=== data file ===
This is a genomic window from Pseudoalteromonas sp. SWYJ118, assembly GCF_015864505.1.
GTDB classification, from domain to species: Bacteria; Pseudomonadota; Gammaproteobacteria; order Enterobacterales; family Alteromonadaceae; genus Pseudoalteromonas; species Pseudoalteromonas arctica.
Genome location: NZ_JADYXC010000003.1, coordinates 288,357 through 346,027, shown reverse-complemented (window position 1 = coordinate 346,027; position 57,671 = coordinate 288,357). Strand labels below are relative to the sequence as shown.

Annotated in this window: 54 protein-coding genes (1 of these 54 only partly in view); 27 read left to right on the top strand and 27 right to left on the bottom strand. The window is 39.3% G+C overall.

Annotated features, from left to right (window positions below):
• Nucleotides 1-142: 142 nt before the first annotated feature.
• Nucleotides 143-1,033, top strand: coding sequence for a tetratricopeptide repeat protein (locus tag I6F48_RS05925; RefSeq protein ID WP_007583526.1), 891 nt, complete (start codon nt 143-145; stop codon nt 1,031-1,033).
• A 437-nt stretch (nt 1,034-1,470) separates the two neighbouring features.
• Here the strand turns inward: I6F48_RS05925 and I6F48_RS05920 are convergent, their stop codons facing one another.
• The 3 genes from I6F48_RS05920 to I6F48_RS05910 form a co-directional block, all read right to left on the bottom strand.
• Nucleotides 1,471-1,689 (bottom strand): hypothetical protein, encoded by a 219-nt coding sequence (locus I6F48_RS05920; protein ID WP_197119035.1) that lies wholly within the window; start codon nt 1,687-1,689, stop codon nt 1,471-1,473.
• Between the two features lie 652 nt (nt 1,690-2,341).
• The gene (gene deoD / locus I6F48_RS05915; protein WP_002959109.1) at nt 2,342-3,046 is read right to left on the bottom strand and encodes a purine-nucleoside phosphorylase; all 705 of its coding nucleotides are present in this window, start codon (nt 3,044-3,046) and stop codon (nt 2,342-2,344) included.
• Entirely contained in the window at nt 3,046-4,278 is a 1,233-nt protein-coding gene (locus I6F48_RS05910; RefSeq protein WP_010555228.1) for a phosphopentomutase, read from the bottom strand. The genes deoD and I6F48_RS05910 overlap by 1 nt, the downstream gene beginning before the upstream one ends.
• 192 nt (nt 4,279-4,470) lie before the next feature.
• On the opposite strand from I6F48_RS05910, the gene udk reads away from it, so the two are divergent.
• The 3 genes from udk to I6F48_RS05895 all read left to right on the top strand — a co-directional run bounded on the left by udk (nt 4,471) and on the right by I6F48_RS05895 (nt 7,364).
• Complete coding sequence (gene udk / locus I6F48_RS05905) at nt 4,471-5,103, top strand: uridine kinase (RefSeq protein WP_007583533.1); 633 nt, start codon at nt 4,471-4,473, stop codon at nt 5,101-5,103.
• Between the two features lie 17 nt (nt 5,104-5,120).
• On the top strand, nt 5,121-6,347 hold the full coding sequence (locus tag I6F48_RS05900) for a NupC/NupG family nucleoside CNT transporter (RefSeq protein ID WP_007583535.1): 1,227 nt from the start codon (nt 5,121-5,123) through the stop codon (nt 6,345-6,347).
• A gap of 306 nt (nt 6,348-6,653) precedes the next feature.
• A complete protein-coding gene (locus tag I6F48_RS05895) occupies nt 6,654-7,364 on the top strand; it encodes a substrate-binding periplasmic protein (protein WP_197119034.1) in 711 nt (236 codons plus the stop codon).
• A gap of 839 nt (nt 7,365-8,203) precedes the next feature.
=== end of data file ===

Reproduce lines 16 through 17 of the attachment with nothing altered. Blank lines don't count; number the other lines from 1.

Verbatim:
• On the opposite strand from I6F48_RS05910, the gene udk reads away from it, so the two are divergent.
• The 3 genes from udk to I6F48_RS05895 all read left to right on the top strand — a co-directional run bounded on the left by udk (nt 4,471) and on the right by I6F48_RS05895 (nt 7,364).